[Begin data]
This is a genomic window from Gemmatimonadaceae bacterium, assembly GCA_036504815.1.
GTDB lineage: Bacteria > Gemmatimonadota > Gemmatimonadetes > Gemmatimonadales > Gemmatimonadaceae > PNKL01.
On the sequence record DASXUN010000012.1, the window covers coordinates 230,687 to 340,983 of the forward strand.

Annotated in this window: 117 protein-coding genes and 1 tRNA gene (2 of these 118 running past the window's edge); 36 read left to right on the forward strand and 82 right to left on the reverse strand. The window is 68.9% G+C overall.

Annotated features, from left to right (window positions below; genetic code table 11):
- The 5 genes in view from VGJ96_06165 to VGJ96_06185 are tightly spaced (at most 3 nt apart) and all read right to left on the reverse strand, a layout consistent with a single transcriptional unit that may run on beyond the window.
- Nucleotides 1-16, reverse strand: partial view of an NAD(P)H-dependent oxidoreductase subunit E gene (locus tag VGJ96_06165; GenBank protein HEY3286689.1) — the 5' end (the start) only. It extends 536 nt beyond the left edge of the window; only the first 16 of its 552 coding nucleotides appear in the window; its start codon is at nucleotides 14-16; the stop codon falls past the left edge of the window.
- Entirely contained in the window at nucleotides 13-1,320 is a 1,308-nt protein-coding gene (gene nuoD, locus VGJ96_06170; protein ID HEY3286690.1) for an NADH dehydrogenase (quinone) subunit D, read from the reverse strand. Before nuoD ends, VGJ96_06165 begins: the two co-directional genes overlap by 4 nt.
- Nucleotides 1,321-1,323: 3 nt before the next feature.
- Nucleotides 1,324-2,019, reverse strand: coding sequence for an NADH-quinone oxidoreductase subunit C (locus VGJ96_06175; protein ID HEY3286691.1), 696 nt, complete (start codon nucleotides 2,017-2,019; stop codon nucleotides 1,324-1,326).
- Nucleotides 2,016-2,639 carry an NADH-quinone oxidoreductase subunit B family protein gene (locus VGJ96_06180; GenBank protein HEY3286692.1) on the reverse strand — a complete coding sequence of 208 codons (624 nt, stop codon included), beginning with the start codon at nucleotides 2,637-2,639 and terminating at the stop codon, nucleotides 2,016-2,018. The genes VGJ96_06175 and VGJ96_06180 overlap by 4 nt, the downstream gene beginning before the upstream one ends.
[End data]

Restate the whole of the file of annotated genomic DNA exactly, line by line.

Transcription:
This is a genomic window from Gemmatimonadaceae bacterium, assembly GCA_036504815.1.
GTDB lineage: Bacteria > Gemmatimonadota > Gemmatimonadetes > Gemmatimonadales > Gemmatimonadaceae > PNKL01.
On the sequence record DASXUN010000012.1, the window covers coordinates 230,687 to 340,983 of the forward strand.

Annotated in this window: 117 protein-coding genes and 1 tRNA gene (2 of these 118 running past the window's edge); 36 read left to right on the forward strand and 82 right to left on the reverse strand. The window is 68.9% G+C overall.

Annotated features, from left to right (window positions below; genetic code table 11):
- The 5 genes in view from VGJ96_06165 to VGJ96_06185 are tightly spaced (at most 3 nt apart) and all read right to left on the reverse strand, a layout consistent with a single transcriptional unit that may run on beyond the window.
- Nucleotides 1-16, reverse strand: partial view of an NAD(P)H-dependent oxidoreductase subunit E gene (locus tag VGJ96_06165; GenBank protein HEY3286689.1) — the 5' end (the start) only. It extends 536 nt beyond the left edge of the window; only the first 16 of its 552 coding nucleotides appear in the window; its start codon is at nucleotides 14-16; the stop codon falls past the left edge of the window.
- Entirely contained in the window at nucleotides 13-1,320 is a 1,308-nt protein-coding gene (gene nuoD, locus VGJ96_06170; protein ID HEY3286690.1) for an NADH dehydrogenase (quinone) subunit D, read from the reverse strand. Before nuoD ends, VGJ96_06165 begins: the two co-directional genes overlap by 4 nt.
- Nucleotides 1,321-1,323: 3 nt before the next feature.
- Nucleotides 1,324-2,019, reverse strand: coding sequence for an NADH-quinone oxidoreductase subunit C (locus VGJ96_06175; protein ID HEY3286691.1), 696 nt, complete (start codon nucleotides 2,017-2,019; stop codon nucleotides 1,324-1,326).
- Nucleotides 2,016-2,639 carry an NADH-quinone oxidoreductase subunit B family protein gene (locus VGJ96_06180; GenBank protein HEY3286692.1) on the reverse strand — a complete coding sequence of 208 codons (624 nt, stop codon included), beginning with the start codon at nucleotides 2,637-2,639 and terminating at the stop codon, nucleotides 2,016-2,018. The genes VGJ96_06175 and VGJ96_06180 overlap by 4 nt, the downstream gene beginning before the upstream one ends.